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​SALE—ORDERS OF AGENT.—Under a statute imposing a fine on any person who, without a license therefor, shall, by sample or procuring orders or otherwise, sell intoxicating liquors, a commercial traveller for a firm in another State, who merely takes an order from a dealer in Connecticut and forwards it to his firm, who deliver it in their State, is guilty of an offence. State v. Ascher, 7 Atl. Rep. (Conn.) 822. The ground of the opinion is that “while delivery for all civil purposes completes the sale made by the drummer, vests the title in the purchaser, and gives the seller a right to the purchase money; yet, for all police purposes, it is competent for the Legislature to say that the acts done by the drummer shall of themselves constitute a sale, and therefore an offence.” A minority of two judges, dissenting, held that the drummer’s order was not even an executory contract, but merely an offer.

SURETY—DEBT OF ANOTHER.—McM. had in his possession funds of uncertain amount belonging to B, and promised M to pay, to the extent of his liability to B, a debt of B to M. The promise was made by accepting verbally an order of B directing McM. to pay M out of the funds in McM.’s hands. It was held that the promise of McM.was not to pay the debt of another, but to pay to M his own debt to B, and therefore not within the Statute of Frauds. Mitts v. McMorran, 31 N. W. Rep. (Mich.) 521. The conclusion seems correct, but not the statement that it was a promise to pay his own debt; for (a) a debt must be in a certain amount (Y. B. 12 E. 4, 9 pl. 22; 3 Leon. 161; 30 Alb. L. J. 223); (b) the funds which McM. held were the subject of a bill of account, and not of an action of debt; it was simply a fund in the hands of McM. belonging to B, and therefore could not be a debt.

STATUTE OF LIMITATIONS—TITLES.—In Chapin v. Freeland (142 Mass. 383) the facts were substantially as follows: A was owner of some counters; B converted them to his own use, and kept them for six years; they were then sold to C, from whom A, the original owner, peaceably retook them. C brings replevin against A. Held, C can recover, because A’s right of action against B, and also against C, was barred by the statute, and A cannot put himself in a better position by retaking the goods than he would be in if he had brought an action. Field, J., dissents. The Massachusetts Statute of Limitations bars the remedy, but does not transfer title, and inasmuch as A’s title to the goods remained unimpaired, and as he obtained them back peaceably, there is no reason why he should not keep them. Cf. Langdell on Equity Pleading, § 111 et seq.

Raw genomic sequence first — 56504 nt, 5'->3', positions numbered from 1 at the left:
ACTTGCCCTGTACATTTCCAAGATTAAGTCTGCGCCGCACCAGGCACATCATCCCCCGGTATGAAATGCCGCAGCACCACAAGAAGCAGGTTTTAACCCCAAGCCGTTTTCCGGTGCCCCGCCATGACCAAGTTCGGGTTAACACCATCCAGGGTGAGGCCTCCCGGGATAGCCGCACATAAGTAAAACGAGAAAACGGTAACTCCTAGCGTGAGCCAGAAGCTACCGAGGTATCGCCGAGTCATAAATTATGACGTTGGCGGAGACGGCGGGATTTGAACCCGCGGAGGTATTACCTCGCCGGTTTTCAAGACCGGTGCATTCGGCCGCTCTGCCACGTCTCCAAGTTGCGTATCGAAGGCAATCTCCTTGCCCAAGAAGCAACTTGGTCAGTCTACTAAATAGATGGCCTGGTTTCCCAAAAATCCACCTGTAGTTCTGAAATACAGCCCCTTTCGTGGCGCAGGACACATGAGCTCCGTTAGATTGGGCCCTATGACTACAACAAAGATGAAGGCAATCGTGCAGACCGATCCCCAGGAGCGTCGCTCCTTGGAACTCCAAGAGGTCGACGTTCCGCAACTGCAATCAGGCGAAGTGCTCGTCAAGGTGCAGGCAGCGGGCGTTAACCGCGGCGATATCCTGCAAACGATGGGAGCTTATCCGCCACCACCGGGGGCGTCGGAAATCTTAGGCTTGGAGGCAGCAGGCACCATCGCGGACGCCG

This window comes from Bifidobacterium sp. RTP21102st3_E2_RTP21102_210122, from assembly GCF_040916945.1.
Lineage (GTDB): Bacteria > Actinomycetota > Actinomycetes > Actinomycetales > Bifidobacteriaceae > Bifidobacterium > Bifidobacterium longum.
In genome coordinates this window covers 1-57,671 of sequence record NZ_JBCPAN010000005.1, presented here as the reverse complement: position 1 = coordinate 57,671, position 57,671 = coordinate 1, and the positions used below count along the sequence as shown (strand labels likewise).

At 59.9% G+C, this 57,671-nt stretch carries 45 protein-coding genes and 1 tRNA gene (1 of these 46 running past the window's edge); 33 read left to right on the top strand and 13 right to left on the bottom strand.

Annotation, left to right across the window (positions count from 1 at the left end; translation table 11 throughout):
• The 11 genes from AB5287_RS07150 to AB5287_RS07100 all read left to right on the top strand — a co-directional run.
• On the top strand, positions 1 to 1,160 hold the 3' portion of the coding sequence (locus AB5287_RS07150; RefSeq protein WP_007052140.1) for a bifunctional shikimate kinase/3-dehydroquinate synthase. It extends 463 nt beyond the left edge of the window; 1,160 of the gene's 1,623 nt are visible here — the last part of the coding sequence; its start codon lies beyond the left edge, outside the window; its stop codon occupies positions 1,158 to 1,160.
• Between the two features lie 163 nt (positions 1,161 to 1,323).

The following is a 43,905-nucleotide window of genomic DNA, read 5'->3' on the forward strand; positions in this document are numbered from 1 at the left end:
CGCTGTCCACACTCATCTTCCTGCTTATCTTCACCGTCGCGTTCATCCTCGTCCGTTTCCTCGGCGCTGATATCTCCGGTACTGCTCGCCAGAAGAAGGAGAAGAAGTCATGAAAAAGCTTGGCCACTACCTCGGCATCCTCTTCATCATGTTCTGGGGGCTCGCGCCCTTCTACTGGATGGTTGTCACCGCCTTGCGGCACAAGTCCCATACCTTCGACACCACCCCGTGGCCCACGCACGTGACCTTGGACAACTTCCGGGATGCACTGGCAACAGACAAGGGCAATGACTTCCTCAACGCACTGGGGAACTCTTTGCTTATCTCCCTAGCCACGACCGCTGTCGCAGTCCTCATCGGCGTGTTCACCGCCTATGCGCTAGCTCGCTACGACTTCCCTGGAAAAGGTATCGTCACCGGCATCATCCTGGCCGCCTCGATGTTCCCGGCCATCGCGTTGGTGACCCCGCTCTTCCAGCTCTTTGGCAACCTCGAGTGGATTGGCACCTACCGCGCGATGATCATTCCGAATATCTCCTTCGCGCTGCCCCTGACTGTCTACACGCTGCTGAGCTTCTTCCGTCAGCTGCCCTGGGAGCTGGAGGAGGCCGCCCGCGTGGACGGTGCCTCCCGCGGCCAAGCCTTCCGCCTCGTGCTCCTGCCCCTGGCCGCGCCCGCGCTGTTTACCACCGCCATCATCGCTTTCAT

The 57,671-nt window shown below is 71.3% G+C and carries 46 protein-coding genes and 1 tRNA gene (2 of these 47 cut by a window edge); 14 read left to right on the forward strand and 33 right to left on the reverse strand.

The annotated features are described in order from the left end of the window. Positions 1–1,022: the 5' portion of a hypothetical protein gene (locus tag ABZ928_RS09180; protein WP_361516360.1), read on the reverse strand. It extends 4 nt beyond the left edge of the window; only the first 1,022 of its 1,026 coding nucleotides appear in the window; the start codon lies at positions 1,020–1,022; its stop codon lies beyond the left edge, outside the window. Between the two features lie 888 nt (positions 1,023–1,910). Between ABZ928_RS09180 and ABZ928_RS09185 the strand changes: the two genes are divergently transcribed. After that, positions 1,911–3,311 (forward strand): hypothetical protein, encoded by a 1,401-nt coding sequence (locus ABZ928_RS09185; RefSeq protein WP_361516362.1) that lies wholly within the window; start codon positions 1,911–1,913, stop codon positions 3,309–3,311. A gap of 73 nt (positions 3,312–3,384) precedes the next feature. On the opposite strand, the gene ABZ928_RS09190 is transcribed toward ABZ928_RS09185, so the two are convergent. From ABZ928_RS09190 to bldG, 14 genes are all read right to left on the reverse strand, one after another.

It is difficult to escape the reasoning of Field, J. Moreover, at common law A might have brought detinue, for the Statute of Limitations does not run against the action of detinue till six years after a demand made by the original owner. This would seem to be an additional reason why A should be allowed to keep his goods.

QUASI CONTRACT—ACCIDENTAL BENEFIT.—The Pacific R. R. Co. sued the U. S. for services done in the way of transportation of passengers and freight, for which the U. S. are indebted to it in the sum of $136,196.38. The U. S. pleads, as a set-off, the cost of certain bridges built by the U. S. for and at the request of the Company. The question is whether the set-off shall be allowed. In evidence it appeared that during the civil war some of the bridges of the Company were destroyed, partly by the Confederate, and partly by the Union armies. Some of these were rebuilt by the Company, but the bridges in question were constructed by the U. S., to enable them to carry on military operations.

The court held, that under these circumstances, as there was no contract, express or implied, to build these bridges, and as they were constructed only as a military necessity, the U. S. could not charge the Company for them. In an interesting opinion, Field, J., discusses how far the government is liable for property destroyed during the war, and how far the principle applies that private property shall not be taken for public use without compensation.

The point in implied contracts is a nice one. The case is instructive to show that benefit is not the basis of recovery where it is purely accidental, and where the enriching party intended only to benefit himself. U. S. v. Pacific R. R. Co., 7 Supr. Ct. Rep. 490.